That is very interesting. I would not have thought that the 'Transient Fault Handing' (TFS) guide would have been used at all with the Windows Azure Storage client. For blobs and queues (also with some table operations), there is already a default Retry policy on it. So, if you were going to use the TFS policies in conjunction, I would definitely remove the Retry policy (using Retry.NoRetry) that is on the storage clients by default (which is a exponential backoff within 30 seec each, 4 retry policy).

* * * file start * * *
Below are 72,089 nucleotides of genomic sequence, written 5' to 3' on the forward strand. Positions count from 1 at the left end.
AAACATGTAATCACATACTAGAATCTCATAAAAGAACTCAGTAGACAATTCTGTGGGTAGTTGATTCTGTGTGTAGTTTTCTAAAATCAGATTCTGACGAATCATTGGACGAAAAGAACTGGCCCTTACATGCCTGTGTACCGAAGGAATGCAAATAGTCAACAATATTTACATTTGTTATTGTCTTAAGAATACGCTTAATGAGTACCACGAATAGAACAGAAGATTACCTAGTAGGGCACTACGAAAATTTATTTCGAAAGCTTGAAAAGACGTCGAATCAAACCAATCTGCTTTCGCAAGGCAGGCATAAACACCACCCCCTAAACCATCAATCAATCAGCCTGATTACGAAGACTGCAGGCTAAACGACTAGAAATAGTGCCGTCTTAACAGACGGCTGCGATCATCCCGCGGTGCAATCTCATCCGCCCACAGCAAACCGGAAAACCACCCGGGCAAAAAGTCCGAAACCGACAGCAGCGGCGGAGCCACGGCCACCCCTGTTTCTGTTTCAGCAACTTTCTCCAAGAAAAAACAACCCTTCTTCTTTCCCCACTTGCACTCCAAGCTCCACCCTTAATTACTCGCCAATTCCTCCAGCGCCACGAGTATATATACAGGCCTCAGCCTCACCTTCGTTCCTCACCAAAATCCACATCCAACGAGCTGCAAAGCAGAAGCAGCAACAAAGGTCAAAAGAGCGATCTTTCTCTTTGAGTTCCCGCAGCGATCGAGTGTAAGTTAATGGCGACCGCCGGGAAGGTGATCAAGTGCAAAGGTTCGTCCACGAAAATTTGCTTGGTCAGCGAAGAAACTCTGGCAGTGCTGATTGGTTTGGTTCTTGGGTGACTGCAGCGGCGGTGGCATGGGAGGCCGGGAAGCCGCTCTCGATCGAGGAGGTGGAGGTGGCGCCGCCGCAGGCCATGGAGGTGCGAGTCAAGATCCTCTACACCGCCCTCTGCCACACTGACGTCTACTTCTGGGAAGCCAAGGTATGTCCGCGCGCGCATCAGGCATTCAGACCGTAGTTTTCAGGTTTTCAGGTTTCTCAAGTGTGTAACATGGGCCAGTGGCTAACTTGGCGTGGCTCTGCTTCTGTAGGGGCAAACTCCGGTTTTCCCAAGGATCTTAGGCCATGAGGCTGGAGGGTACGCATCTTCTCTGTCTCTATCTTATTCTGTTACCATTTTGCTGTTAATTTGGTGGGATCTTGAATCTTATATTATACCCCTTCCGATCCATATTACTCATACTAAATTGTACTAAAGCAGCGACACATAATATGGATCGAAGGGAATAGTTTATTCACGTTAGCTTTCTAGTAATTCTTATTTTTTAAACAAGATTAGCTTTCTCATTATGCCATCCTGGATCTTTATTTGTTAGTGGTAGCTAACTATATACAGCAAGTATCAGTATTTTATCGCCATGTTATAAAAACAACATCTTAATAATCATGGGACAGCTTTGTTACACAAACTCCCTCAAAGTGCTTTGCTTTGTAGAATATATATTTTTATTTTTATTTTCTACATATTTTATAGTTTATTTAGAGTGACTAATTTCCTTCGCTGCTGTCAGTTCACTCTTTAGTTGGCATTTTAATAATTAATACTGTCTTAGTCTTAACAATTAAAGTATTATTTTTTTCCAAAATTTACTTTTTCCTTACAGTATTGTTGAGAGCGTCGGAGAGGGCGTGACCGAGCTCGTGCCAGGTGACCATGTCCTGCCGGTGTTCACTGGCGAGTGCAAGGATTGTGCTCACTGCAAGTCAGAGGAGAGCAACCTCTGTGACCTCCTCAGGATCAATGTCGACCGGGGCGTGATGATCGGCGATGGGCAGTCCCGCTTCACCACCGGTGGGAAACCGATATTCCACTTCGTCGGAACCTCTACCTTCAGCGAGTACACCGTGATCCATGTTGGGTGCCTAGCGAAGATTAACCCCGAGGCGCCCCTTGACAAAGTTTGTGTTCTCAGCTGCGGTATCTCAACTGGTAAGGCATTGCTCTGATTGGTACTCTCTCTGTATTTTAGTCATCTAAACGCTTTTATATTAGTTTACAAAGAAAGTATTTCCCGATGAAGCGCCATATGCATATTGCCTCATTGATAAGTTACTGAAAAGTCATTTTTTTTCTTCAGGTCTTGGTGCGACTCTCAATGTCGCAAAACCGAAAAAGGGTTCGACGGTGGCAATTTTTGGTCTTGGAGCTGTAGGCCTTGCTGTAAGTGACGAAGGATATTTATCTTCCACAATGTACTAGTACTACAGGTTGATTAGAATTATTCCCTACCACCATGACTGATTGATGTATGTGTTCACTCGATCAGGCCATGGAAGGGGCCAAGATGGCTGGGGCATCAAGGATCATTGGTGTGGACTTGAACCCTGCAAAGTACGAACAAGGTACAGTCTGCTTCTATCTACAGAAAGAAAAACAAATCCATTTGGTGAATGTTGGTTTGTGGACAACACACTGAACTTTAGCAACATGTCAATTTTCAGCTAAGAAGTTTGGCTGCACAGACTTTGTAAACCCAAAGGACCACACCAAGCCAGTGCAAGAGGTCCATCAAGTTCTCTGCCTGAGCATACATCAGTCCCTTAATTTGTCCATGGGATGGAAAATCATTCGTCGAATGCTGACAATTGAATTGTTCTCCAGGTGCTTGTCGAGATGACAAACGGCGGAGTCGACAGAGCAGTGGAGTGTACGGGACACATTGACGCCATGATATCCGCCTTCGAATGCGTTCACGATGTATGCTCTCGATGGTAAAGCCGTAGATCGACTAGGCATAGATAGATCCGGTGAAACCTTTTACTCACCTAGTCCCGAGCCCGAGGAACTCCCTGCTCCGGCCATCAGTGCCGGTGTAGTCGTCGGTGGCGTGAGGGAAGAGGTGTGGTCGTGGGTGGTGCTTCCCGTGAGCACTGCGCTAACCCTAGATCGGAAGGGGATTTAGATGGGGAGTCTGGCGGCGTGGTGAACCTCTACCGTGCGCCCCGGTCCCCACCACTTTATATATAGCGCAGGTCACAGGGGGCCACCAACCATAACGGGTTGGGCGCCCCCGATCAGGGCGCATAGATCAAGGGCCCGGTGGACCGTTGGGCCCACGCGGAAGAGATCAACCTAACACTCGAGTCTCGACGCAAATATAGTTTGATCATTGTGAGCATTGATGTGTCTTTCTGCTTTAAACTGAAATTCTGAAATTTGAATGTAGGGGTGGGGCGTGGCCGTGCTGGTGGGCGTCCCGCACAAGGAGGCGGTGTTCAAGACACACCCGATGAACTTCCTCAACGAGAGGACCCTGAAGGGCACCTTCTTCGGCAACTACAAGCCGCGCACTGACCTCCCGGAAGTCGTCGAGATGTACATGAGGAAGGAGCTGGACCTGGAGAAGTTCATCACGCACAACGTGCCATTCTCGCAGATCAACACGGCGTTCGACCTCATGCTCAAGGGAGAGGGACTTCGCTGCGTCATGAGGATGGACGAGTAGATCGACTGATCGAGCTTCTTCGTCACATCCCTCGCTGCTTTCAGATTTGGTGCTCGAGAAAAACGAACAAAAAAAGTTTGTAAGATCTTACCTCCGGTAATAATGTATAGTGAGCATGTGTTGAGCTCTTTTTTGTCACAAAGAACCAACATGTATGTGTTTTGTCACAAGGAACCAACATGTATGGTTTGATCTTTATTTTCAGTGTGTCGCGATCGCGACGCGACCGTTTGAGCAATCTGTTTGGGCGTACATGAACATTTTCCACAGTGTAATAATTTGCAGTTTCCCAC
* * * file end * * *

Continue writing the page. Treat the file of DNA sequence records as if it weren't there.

All of this being said, I have found in practice that retry policies for Windows Azure storage have proved to be worse than useless (i.e. you are better off NOT using them at all). Without specifying a very custom retry policy, they actually don't work well at all. Note, I am talking about storage here and not SQL Azure. Since you are using a REST based protocol, there is no stateful connection that can get 'reset' where a retry policy kinda makes sense. Most of the errors you end up seeing (> 90% from experience) are ones that you would never want to retry anyway. For instance, most failures are 403 forbidden, DNS resolution failures, 404 errors, etc. Almost without exception, you would never want to retry those (e.g if you have bad credentials, why would you try 4 more times?). What ends up happening in most cases, is that you are retrying an error that will never succeed and you waste ~2 minutes (4 retries at 30 secs each) to finally give up. My advice is to simply disable the policy and just handle the exception.